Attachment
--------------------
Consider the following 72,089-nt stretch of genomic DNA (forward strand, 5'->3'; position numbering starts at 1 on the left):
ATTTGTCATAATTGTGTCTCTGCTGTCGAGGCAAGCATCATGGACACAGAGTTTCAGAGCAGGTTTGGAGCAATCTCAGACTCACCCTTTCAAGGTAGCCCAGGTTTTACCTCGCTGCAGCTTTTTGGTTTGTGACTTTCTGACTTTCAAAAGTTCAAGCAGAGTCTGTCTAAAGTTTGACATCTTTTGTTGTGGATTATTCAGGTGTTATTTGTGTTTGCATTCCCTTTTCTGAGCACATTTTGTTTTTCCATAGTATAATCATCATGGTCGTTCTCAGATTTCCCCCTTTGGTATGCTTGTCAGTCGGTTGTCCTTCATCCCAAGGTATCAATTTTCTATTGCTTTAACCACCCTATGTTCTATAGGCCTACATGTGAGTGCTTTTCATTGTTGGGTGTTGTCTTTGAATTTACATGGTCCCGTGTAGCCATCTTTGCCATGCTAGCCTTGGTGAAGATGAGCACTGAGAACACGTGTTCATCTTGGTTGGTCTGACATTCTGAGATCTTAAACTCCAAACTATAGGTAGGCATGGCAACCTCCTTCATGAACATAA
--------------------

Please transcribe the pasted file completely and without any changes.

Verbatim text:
Consider the following 72,089-nt stretch of genomic DNA (forward strand, 5'->3'; position numbering starts at 1 on the left):
ATTTGTCATAATTGTGTCTCTGCTGTCGAGGCAAGCATCATGGACACAGAGTTTCAGAGCAGGTTTGGAGCAATCTCAGACTCACCCTTTCAAGGTAGCCCAGGTTTTACCTCGCTGCAGCTTTTTGGTTTGTGACTTTCTGACTTTCAAAAGTTCAAGCAGAGTCTGTCTAAAGTTTGACATCTTTTGTTGTGGATTATTCAGGTGTTATTTGTGTTTGCATTCCCTTTTCTGAGCACATTTTGTTTTTCCATAGTATAATCATCATGGTCGTTCTCAGATTTCCCCCTTTGGTATGCTTGTCAGTCGGTTGTCCTTCATCCCAAGGTATCAATTTTCTATTGCTTTAACCACCCTATGTTCTATAGGCCTACATGTGAGTGCTTTTCATTGTTGGGTGTTGTCTTTGAATTTACATGGTCCCGTGTAGCCATCTTTGCCATGCTAGCCTTGGTGAAGATGAGCACTGAGAACACGTGTTCATCTTGGTTGGTCTGACATTCTGAGATCTTAAACTCCAAACTATAGGTAGGCATGGCAACCTCCTTCATGAACATAA